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Friday, November 29, 2013

DÁRSELO WITH 15TH CENTURY RECIPE FOR SHEPARD'S PIE

Preparing A Shepard's Pie with Orange Juice
Photo by: Lord-Williams
OCast dargelo Eng give it to him. [Nola. 1981: xxxvi-1; Nola/Iranzo.1982:168; Nola/Pérez. 1982:#48]

KID PIE OR SHEPARD'S PIE ADAPTED FROM PÉREZ’ VERSION OF NOLA - #48 PASTEL DE CABRITO

Ingredients

1 dough for one pie
1 k goat meat[1]
1 tbsp “fine sauce[2]
2 tbsp chopped parsley
1 c verjuice or juice from 2 oranges
2 eggs

Preparation

PREHEAT OVEN TO 425ºF/220ºC

A Delicious Pie for Giving
Photo by: Lord-Willliams
Prepare a pie dough. Grease and flour a pie tin. Line it with the dough and bake 10-15 minutes until half-baked.

Cut the meat into bite size pieces. Mix this with “fine sauce” and parsley. Place this in the pie tin and cover with dough. Make several vent holes in the cover. Bake 20 minutes and remove from oven.
Beat the eggs and mix them with the juice. Carefully pour the egg mixture through the vent holes to moisten the meat. Return to oven. [3]

Pérez indicated that the pie will be done after reciting the Lord’s Prayer three times. When the Spanish Medieval Chef made this recipe it took over 20 minutes.

When the pie is done give it to him. It can be served with peach sauce. See blog titled durazno published January 22, 2014.



[1] When this recipe was being prepared there was no goat meat to be found in the market. Beef was used instead.
[2] Josef Lladonosa in his publication La Cocina Medieval, 1984, p. 71 relates that “Fine Sauce” consists of 2.5 gr ginger, 5 gr cinnamon, 3.5 gr white pepper, 3.5 gr cloves, 0.750 gr mace, 0.750 gr nutmeg and 5 gr saffron.
[3] It would be simpler to add these ingredients to the meat before putting into the pie shell. Adding them half way through is compicated as one needs several vent holes in the pie to accept this liquid. The outcome is not a pretty presentation. Ground almonds were used to cover the ugly irregularities incurred by this process. 

Wednesday, November 27, 2013

DAÑIG WITH A 13TH CENTURY RECIPE FOR STUFFED LAMB


1/6 of a dirham
Photo by: Lord-Williams
(Ar), coin or weight equal to 1/6 of a dirham, i.e. ½ gr. This is variable. Perry maintains that it was 0.65 gr. in 13th C Andalusia. [ES: Anon/Perry. Sep 5, 02:Gen Notes; and ES:ORB. Aug 21, 03]

ANOTHER BREAST OF LAMB ADAPTED FROM HUICI’S #33. OTRA CLASE DE COSTADO, pp 31

1 breast of lamb or a leg of lamb
½ c  almonds
½ c  hazelnuts

1 dañiq  or 0.65 gr of each of the following:
Chinese cinnamon
lavender
cloves
saffron
white pepper

salt to taste
1/ 2 c breadcrumbs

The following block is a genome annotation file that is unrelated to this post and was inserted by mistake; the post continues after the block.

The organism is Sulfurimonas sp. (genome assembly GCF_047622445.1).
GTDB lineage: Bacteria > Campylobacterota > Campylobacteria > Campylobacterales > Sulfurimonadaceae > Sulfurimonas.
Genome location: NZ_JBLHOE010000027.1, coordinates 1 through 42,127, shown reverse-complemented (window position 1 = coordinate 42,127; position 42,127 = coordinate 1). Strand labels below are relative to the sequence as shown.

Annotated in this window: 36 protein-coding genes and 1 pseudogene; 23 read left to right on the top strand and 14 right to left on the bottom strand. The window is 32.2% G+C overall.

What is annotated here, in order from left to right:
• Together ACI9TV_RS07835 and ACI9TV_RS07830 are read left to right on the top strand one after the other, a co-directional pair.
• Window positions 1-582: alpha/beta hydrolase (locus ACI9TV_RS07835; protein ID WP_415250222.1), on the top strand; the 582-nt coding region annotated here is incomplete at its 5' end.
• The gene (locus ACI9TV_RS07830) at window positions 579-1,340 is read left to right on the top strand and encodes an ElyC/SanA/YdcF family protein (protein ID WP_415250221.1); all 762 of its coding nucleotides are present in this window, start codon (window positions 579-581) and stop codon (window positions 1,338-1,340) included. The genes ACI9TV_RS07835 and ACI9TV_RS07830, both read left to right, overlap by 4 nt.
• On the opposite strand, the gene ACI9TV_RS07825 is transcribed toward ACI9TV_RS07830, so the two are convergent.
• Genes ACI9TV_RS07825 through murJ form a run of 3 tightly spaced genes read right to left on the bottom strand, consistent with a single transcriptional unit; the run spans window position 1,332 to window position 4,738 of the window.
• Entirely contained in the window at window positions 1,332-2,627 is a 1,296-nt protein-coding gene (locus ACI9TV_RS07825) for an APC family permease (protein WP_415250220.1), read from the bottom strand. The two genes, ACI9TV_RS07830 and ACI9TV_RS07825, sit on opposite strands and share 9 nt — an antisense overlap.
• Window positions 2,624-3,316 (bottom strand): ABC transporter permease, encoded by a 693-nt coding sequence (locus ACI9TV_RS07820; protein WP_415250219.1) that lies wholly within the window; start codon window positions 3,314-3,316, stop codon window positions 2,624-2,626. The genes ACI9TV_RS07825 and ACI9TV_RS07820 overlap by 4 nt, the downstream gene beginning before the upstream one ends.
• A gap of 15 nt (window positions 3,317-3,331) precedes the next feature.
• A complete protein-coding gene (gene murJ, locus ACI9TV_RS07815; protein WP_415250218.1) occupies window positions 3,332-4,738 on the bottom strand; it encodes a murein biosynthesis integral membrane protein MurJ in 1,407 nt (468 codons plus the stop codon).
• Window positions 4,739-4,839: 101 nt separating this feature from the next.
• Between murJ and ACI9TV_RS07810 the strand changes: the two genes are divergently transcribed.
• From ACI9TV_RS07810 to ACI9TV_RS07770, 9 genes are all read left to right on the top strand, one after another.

1 tbsp virgin olive oil

1 gut[1]


The Meat Around the Leg Carved out to be Rolled and Stuffed
Photo by Lord-Williams
Preparation

Select a breast or a leg of lamb. If using a breast piece it between the meat and the ribs. If using a leg, remove the meat from the leg in one piece and carve it to make one solid piece of meat to be stuffed and rolled.

PREHEAT OVEN TO 325ºF/180ºC

Stuffed Lamb Ready for Carving
Photo by. Lord Williams
For the stuffing:

Grind almonds and hazelnuts and mix with the ground spices. Add salt to taste, breadcrumbs and olive oil. Knead until it thickens.

Stuff the lamb and place it in a gut. Sew it up and but it in a tannur. Cover it and put it in an earthenware pot. To drip -. . .


Get the breast of a plump lamb, pierce it between the meat and the ribs, so that the hand and fingers can fit in; then get a large handful each of peeled almonds and hazelnuts, and a dirham each of Chinese cinnamon, lavender, cloves, saffron and pepper. and a little salt; pound all this and mix it with breadcrumbs and knead it with oil, and knead until it thickens and can be used as a stuffing. When it is stuffed, sew up the breast with clean gut and hang it in a tannur, and set under it an earthen pot into which what melts from the breast can drip, and when it is done take it out.




Monday, November 25, 2013

CUYNES (Cat) WITH A 14TH CENTURY RECIPE FOR A SARACEN WAY OF COOKING MEAT

Slowly Frying to Seal the Meat
Photo by: Lord-Williams
minced and slowly fried foods They could be served with liquid or light sauces in which case they were eaten in escudellas (bowls). Otherwise they were served on talladores (wooden boards) with the liquid or sauce served separately. They did require more elaborate preparation than others. The name in Catalan indicates that it was among the tastiest dishes in medieval Catalonia. See escudilla and tallador. [Anón/Grewe. 1982: CLXXXI:188[1]; Lladonosa. 1984:157]